There are frequent eruptions there. These big bubbles will rise up through the lava and burst at the surface, and usually it’ll send pieces and blobs of magma up into the air. Most of the time, they come up and fall straight back down, but every once in awhile, they make their way out of the volcano and fall into the crater rim. The eruptions are small, but they could be dangerous to a person working there.
BA: Have you had any scary experiences in the field?
KI: Oh, definitely. There are many different flavors of danger for a volcanologist; one is just the volcano itself, like eruptions. One day, I was walking around the top of Mount Erebus with a friend, for exercise and for fun. Then suddenly, we heard a boom. My first thought was “What the hell is that?” Then, I immediately remembered I’m on top of a volcano and knew exactly what it was. We turned around and ran toward the volcano, so we could see over the lip of the crater rim. Huge red incandescent blobs of magma were flying into the air and falling back down, almost as if in slow motion. That was one of the most spectacular things that I saw while I was there, and [presented] only a minor element of danger.
BA: And what would you do if those flying blobs of magma were headed toward you?
KI: You are supposed to stop, and step away from anyone near you, so you don’t run into each other. And then just look up and watch it. If it starts to come toward you, you wait and then you just step out of the way. You don’t want to turn and run away because then you will have your back to it.
BA: Why were you interested in Mount Paektu?
KI: It’s in this weird place that is difficult to access, so it’s not well studied. We know that, about a thousand years ago, it had what’s called the Millennium Eruption, which was a very large eruption — one of the largest eruptions in recorded human history. And, despite that, we know very little about the eruption and very little about the rest of the volcano’s history.
Then, between 2002 and 2005, there was a seismic swarm at Mount Paektu … which can indicate that a volcano is reawakening; it can indicate that magma is moving around at depth. When people see this, they wonder if this volcano is going to erupt. To answer that, you have to have a very good understanding of the volcano’s history, its chemistry and the geometry of its plumbing system. None of these things were understood.
A minor eruption could have huge effects for the region, but an eruption on the scale of the Millennium Eruption would have global implications. At the very least, it would stop airline traffic and international trade routes, and possibly change the temperature of the atmosphere. So it has the potential to do something very, very big. In order to interpret the signals we were seeing, we had to go in and do this groundwork.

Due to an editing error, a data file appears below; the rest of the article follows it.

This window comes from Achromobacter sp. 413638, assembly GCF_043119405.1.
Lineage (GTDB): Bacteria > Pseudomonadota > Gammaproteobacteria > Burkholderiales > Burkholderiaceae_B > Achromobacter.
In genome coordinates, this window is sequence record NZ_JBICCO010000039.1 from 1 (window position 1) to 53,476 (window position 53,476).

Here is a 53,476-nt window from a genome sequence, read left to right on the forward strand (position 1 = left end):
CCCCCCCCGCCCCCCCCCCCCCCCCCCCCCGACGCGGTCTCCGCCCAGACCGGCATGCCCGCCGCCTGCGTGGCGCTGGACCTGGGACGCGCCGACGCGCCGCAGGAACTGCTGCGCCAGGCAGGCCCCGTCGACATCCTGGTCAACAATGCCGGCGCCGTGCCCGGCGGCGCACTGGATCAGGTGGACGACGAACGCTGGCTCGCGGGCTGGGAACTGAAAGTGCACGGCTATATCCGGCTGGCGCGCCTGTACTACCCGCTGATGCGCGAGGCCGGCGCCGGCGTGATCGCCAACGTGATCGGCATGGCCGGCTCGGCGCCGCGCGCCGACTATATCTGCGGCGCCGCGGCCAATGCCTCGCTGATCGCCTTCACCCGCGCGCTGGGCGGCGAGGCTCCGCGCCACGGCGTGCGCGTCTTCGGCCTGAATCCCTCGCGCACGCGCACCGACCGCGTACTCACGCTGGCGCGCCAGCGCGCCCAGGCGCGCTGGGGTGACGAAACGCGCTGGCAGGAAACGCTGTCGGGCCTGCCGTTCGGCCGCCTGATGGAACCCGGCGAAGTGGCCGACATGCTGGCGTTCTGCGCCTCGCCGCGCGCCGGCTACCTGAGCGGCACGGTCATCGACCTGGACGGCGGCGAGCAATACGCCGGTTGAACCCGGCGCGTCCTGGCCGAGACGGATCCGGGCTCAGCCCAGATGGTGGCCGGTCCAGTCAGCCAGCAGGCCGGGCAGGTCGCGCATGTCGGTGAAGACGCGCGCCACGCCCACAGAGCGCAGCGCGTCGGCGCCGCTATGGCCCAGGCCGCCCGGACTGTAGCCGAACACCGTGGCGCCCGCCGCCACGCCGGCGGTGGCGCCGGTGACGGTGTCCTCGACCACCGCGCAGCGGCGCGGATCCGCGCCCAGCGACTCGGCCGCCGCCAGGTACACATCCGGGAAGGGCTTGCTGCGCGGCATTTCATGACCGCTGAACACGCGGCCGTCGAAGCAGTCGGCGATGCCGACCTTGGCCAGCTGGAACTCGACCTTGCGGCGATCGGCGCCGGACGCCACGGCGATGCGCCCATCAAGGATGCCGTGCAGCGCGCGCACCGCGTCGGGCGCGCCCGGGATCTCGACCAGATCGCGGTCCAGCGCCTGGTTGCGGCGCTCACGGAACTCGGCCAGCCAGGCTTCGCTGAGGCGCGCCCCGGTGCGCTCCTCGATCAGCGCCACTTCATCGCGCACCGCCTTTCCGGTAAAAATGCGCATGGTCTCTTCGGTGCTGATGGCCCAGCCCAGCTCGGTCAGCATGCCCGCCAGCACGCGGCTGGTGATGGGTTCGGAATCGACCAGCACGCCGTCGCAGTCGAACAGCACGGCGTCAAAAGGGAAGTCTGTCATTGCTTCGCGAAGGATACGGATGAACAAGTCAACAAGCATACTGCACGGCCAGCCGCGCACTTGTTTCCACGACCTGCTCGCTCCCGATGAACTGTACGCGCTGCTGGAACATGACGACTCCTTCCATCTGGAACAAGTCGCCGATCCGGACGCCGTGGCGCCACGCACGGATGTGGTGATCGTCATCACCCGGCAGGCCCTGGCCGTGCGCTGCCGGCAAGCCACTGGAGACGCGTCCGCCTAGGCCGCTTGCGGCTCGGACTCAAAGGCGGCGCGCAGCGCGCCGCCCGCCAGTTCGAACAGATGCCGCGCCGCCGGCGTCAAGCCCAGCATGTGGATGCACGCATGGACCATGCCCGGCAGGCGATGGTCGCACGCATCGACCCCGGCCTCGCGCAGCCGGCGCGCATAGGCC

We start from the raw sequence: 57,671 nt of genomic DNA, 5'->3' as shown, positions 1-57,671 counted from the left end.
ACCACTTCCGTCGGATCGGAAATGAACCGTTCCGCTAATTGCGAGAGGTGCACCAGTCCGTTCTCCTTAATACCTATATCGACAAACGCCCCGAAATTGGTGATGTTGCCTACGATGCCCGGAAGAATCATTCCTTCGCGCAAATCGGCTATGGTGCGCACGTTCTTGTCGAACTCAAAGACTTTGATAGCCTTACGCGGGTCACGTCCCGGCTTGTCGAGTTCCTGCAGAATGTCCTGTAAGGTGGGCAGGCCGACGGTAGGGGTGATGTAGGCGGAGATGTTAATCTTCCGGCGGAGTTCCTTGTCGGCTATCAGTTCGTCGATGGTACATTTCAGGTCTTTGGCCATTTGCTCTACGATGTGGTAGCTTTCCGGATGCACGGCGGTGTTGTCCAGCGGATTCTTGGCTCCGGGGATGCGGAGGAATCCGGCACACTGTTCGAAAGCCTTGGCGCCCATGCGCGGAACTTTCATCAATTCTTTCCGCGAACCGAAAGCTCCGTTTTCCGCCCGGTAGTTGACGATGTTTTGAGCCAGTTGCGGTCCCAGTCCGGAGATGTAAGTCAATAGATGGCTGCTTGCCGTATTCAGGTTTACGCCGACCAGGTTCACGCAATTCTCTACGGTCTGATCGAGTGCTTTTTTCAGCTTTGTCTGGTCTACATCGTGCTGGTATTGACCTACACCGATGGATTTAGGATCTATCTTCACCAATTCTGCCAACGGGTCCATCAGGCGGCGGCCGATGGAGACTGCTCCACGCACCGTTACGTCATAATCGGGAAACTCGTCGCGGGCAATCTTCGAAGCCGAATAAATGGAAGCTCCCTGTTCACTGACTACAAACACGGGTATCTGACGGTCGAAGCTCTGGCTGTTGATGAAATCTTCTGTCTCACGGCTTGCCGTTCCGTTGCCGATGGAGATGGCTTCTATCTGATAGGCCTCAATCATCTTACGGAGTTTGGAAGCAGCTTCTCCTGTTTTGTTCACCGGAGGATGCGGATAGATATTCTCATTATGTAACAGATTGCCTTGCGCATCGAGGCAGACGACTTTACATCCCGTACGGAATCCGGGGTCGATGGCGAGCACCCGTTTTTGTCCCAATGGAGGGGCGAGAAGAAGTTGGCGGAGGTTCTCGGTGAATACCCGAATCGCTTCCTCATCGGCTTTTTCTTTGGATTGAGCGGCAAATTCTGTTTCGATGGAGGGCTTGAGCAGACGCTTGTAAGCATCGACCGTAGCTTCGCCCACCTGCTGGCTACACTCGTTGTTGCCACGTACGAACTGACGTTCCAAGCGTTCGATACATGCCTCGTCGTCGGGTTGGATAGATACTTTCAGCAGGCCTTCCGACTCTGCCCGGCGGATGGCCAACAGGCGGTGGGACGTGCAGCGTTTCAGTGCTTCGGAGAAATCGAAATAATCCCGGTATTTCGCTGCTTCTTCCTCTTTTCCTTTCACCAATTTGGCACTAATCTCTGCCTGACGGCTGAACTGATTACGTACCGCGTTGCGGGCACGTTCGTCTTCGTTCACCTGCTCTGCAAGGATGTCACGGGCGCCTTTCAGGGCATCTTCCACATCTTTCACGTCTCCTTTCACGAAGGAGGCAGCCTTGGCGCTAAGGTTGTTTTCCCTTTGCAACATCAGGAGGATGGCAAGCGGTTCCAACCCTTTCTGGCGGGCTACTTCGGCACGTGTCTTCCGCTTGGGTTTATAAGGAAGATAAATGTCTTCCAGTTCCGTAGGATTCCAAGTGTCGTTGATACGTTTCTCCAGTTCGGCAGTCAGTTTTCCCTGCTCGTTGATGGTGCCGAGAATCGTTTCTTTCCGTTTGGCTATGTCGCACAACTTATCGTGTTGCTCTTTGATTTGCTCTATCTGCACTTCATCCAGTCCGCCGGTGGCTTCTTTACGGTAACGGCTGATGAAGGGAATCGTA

BA: What were you specifically studying about the volcano?
KI: We know from looking at the rocks that it was a high energy eruption, because rocks were found as far away as Japan. We don’t know how much gas came out of the eruption and what the composition of that gas was. If we can understand that, we can figure out the environmental impact of the eruption.
BA: Do you have any favorite memories from your time there?
KI: One day coming back from fieldwork, some of our North Korean colleagues had prepared a potato party. It was a small campfire, with a pile of potatoes on the fire. You pick the potatoes out of this pile and use a stick to get the leaves and dirt off them, and then dip them in a salt and spice mixture. It was amazing, sitting around in the woods in North Korea, eating a pile of potatoes with North Korean colleagues.
BA: Did you ever consider being something other than a geologist?
KI: Before I chose to be a scientist, I did a semester in film school. I’m a huge “Star Trek” fan, and I decided I wanted to go make “Star Trek.” I loved “Star Trek: The Next Generation” because it’s all about exploration and the betterment of mankind, and seeking knowledge for the sake of knowledge — all of these very noble pursuits. When I went to film school, I thought it was great, but I missed the real science. I decided that I was going to do science first, and fake science second.
BA: How do you combine the two?
KI: I’m currently editor-in-chief of TrekMovie.com, which I joined as a science writer in 2007. I got my name out there, and was introduced to Ira Flatow, the host of “Science Friday” on National Public Radio. So I wrote a blog for their website and was on the show a couple of times. I find other outlets to do feature pieces too.
I love using the creative part of my brain to tell stories. Even in my own scientific writing, I try to tell a story in my papers, but obviously using very different language.
It’s always been a huge goal of mine to try to incorporate public outreach and entertainment into the work that I do in order to reach people in ways that shows like “Star Trek” and others reached me when I was young.